Without doubt the best thing about this whole blogging thing is the dialogue it enables. Under its first name of “needled”, I started this blog ten years ago, and over the past decade I’ve met some of my best friends and colleagues through this online space. Many of you correspond with me, and though it can take me a wee while to respond to emails and other enquiries, I do read – and really appreciate – every single one of your comments (and particularly when you are sharing your own experiences). Thank you!
Occasionally, one of you will send me something that really strikes a chord, and that was the case today when the postie dropped a card through my letterbox depicting a crazy phrenological head.
Reproduced courtesy of Wellcome Images (L0060935)
The head is part of an advertisement for Hudson’s Extract of Soap, was produced around 1910, and was sent to me by Anna, who was reminded of it after reading my reference to phrenological heads in a recent blog post.
Reproduced Courtesy of Wellcome Images (L0060934)
This advertisement is really completely, wonderfully whacko. It of course suggests the popular currency of the dangerously nut-job pseudo-scientific language of phrenology in the early years of the last century, but its use here as a marketing strategy also seems, in this particular context, spectacularly weird. Reading the bumps on the Edwardian housewife’s head reveals a brain emptied of everything but Hudson’s inane repertoire of slogans and jingles: “LANGUAGE is quite inadequate to describe the multitudinous uses of Hudson’s Extract of soap” “MIRTH – nothing to do but laugh at the wash-tub with Hudson’s extract of soap in it.” The inference that Hudson’s soap – and, by extension, domesticity itself – constitutes a form of brainwashing seems pretty unavoidable.
ARE YOU DOMESTICATED?
Thanks so much, Anna, for this postcard – I laughed out loud when I retrieved it from the doormat, and I’m now going to stick it to the pinboard behind my desk, to watch over me as I write about brain-related things. What Anna couldn’t have known (nor do any of you know) is that, as a child, I found phrenological heads, anatomical drawings of the brain, and basic brain biology completely and utterly fascinating. What really sparked my fascination was this book, which my dad had randomly inherited, and which sat on a bookshelf in the front room of my childhood home.
Many of you may also own, or have come across this popular household manual. As young children, my sister and I would lift this heavy tome down from the shelf and pore over its pages for hours. The pages which fascinated us most were those which included the fold-out anatomical human figures.
How I loved to look under the figure’s skin and skeleton to reveal its heart, spleen and intestines! In the accompanying text, I discovered many lurid “facts” about the human body and its dissection which both fascinated and horrified me: a healthy lung, taken from a corpse, would crackle softly when pressed, and float (if required) on water. Who knew?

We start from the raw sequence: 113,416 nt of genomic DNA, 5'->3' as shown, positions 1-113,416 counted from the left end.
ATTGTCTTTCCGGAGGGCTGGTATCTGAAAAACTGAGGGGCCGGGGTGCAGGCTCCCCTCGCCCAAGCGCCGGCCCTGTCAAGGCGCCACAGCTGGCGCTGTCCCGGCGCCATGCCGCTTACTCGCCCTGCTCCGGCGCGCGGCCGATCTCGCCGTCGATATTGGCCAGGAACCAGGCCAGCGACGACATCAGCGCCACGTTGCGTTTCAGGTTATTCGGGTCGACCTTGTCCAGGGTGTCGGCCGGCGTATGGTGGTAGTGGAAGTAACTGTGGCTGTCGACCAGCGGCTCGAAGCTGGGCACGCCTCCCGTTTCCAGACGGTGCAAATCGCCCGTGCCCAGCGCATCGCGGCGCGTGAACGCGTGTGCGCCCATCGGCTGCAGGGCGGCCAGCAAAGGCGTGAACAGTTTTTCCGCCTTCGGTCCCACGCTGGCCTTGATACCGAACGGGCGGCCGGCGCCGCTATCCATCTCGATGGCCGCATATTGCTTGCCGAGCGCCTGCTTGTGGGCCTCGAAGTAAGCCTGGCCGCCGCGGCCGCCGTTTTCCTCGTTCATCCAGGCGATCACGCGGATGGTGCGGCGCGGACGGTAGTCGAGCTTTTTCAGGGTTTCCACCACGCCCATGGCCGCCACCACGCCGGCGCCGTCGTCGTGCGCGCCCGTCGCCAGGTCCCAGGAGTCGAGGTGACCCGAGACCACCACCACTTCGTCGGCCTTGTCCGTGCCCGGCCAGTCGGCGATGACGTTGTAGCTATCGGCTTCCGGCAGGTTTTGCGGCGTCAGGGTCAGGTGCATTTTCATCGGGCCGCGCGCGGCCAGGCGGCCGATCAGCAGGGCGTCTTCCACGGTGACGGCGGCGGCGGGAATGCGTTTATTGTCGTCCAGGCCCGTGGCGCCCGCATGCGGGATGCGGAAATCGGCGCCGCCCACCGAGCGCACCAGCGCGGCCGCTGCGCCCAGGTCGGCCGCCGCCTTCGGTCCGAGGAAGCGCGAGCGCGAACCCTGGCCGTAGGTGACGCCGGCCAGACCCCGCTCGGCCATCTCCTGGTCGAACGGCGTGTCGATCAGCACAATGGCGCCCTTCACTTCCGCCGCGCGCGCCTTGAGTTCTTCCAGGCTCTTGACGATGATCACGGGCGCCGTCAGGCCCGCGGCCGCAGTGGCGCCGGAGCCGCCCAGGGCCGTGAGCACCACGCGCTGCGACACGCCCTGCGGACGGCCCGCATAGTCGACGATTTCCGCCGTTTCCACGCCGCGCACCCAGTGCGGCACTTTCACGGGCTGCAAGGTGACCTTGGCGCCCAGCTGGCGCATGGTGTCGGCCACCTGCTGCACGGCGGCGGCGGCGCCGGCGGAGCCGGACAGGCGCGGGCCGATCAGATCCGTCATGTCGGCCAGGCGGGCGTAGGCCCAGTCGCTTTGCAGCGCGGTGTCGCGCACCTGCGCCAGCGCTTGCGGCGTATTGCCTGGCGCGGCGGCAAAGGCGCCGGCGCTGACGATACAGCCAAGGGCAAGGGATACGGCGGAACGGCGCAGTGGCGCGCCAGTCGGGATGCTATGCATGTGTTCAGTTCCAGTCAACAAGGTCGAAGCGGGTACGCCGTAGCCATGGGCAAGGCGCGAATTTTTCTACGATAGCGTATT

Even better than the torso were the head-shaped pages, by which I was completely mesmerised.
Following the veins and arteries and musculature of the face were cross-sections of grey matter which looked like nothing I’d seen before – some of the stuff vaguely resembled vegetables, but I recall the feeling of having no real frame of reference for the weird substances and objects my head apparently contained.
The final page showed the mind divided into irregular, pastel-shaded phrenological areas with strange labels such as “amativeness” or “conscientiousness.”
There was something about the coupling of the legible human features of eyes and ears with these mysteriously labelled categories that really grabbed my attention.
What did it all mean? In the book I learned that, despite these labels, which were associated with something called phrenology, the brain was really an unknown landscape, whose powers and functions were very little understood. About the brain, the book said, there was much yet to discover. I felt I had to know more about it.
At my local library you could take out other books that were meant for older children about medicine and biology. I rolled the exotic Latin words around my mouth: pons, hippocampus, medulla oblongata. I discovered that each brain was protected by three layers, one thick and spongy (dura mater), one named after its spiders-web-like appearance (arachnoid mater) and a final light and delicate layer, whose religious-sounding name of pia mater suggested its purpose as the mind’s protecting veil. After a visit to London, during which I’d learned about evolution, I wrote to the Natural History Museum with queries about human brain development and a nice man replied, with textbook photocopies of essays about primate research that I didn’t really understand. A year or so later I created a school science project —The Brain and its Functions— which I illustrated myself with anatomical drawings whose tangible colours and textures really pleased me.
I wish I could now show you a photo of The Brain and its Functions (which I produced at age eleven) but I think it is either at my parents house, or otherwise lost in time.
Anyway, I have thought of my childish brain obsession many times over the past few years. As things often do in retrospect, it seemed mildly curious that I’d been so fascinated and bothered by my brain, and then, a quarter of a century later, had to deal with the implications of owning a damaged one. Looking back, I can see that an obvious childish narcissism lay at the root of my investigations: I was primarily interested in the substance of myself, in my own agency, and the relationship of my mind and will to the world around me. I’m motivated by rather different questions now, but am still as gripped and fascinated as ever by the mysterious materiality of the brain.